9. Data Security

Keep your data secure and make sure that it does not fall into the wrong hands.

Cloud backups are an ideal solution to ensure your files’ business continuity and always-on availability. All clouds offer some degree of encryption, deterrent, and compliance, but private clouds remain the most secure from outsiders. Even so, you must beware of internal attacks.

Future of Cloud Computing For Business

More companies are abandoning on-prem computer hardware in favour of the much more advanced cloud architecture. As computing technology develops, businesses naturally leave behind their older ways and switch to cutting-edge solutions.

Experts know that the influence of cloud technologies will only expand, but the question remains as to how quickly they will grow. Here are some expert predictions:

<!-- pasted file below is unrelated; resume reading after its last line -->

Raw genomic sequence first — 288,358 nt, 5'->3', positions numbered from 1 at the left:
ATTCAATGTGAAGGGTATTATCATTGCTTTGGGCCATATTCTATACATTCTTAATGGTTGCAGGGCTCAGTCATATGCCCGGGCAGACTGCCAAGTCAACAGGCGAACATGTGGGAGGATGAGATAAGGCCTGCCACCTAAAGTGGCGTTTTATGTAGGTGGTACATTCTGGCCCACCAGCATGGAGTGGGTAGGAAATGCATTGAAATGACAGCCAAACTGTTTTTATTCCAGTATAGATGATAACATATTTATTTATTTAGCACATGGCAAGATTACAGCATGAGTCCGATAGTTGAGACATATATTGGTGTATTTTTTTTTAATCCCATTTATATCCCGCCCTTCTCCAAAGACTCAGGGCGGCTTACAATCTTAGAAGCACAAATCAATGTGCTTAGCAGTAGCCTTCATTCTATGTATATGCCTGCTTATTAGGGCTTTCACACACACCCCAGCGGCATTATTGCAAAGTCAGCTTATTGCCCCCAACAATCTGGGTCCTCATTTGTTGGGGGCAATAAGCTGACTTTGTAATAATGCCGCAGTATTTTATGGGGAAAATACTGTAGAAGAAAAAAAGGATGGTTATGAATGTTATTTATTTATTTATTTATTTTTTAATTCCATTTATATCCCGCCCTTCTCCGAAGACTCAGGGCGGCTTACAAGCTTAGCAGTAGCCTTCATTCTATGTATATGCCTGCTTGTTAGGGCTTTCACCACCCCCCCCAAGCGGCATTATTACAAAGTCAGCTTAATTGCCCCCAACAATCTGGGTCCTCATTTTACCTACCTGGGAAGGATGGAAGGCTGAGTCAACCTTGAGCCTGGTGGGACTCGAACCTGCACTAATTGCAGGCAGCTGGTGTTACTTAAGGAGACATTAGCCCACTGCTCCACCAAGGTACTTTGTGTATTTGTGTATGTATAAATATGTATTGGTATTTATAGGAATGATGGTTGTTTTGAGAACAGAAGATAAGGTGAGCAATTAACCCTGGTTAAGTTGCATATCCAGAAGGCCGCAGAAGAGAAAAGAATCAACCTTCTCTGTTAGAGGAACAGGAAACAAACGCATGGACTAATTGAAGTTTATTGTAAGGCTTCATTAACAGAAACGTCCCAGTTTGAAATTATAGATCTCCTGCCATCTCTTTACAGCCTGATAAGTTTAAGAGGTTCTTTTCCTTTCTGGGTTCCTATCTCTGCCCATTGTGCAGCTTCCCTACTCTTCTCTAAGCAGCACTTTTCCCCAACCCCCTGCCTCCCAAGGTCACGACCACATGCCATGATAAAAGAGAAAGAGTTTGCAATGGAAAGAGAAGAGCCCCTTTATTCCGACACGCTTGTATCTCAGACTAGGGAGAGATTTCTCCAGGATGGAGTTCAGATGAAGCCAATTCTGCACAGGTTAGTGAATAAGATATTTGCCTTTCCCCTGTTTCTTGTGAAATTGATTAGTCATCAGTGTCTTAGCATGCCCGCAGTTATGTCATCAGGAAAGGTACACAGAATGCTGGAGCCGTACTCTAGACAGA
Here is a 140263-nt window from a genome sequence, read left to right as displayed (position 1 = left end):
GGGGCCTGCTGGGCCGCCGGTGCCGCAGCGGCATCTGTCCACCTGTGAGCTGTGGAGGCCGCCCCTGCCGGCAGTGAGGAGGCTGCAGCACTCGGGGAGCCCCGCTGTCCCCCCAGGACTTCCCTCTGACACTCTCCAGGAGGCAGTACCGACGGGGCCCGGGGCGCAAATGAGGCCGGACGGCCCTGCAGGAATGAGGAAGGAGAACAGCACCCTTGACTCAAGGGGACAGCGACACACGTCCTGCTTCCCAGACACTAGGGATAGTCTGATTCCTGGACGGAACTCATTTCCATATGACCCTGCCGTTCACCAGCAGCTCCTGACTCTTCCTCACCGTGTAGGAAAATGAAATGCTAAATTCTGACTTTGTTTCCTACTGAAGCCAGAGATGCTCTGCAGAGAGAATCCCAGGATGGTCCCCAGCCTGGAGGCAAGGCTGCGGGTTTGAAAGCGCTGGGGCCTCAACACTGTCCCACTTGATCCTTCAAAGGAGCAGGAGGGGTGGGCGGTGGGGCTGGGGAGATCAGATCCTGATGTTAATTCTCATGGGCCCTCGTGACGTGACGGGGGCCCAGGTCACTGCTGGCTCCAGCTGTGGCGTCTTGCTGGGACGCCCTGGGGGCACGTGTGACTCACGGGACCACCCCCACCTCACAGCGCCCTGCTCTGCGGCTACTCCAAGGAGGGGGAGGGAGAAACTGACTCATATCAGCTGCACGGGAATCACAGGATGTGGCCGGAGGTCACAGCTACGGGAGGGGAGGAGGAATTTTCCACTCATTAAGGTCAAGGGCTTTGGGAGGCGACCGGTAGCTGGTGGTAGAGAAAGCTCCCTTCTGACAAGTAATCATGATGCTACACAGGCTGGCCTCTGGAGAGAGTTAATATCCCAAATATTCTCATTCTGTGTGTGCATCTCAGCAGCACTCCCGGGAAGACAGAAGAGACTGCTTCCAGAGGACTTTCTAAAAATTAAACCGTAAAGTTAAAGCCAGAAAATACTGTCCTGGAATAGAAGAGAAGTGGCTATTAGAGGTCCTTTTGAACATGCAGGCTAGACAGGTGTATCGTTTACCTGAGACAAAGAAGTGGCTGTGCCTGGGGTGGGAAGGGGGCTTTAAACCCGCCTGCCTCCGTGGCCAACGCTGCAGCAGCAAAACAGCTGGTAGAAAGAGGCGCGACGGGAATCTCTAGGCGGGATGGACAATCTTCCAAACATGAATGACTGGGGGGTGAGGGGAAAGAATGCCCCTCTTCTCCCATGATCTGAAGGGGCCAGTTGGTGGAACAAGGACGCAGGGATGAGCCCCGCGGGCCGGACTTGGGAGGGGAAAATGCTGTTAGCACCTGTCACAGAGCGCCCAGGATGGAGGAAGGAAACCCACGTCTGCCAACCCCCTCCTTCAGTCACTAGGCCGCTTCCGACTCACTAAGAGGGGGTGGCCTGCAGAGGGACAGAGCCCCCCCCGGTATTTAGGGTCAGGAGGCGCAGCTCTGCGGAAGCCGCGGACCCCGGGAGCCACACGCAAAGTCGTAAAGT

• Global cloud spending is anticipated to reach $390 billion by 2020.
  • 92% of all data will be in the cloud by 2020.
  • Cisco Global Index estimates that 74% of total cloud workloads will be SaaS workloads, 17% will be IaaS, and 8% will be PaaS by 2020.
  • Public cloud infrastructure will store 68% of cloud data, and private clouds will save 32% of cloud data.
  • Forrester predicts that customers who were hesitant to cloud adoption will become the fastest-growing user segment and grow by 30% in 2018.
  • Only the future can confirm how accurate these predictions are, but there’s one thing you can be confident of: the cloud is here to stay. The future is evolving, and it is almost impossible to tell just what crazy new ideas will dominate the world five years from now.
  • We no longer need dial-up, film development, CDs, maps, floppy discs, movie rental stores, maps, VCRs, CDs, or PDAs. Those technologies have all been outdated and made obsolete by newer and better inventions. It is only a matter of time before we have A.I. and self-driving cars.
  • There may still be applications for USB drives and similar devices, but you will probably always back them up on your cloud anyways. Hardware might not ever become entirely obsolete, but it is no longer in its heyday. Like how Netflix killed Blockbuster and how eBooks brought the death of Borders, cloud services will reign supreme over hardware in the years to come.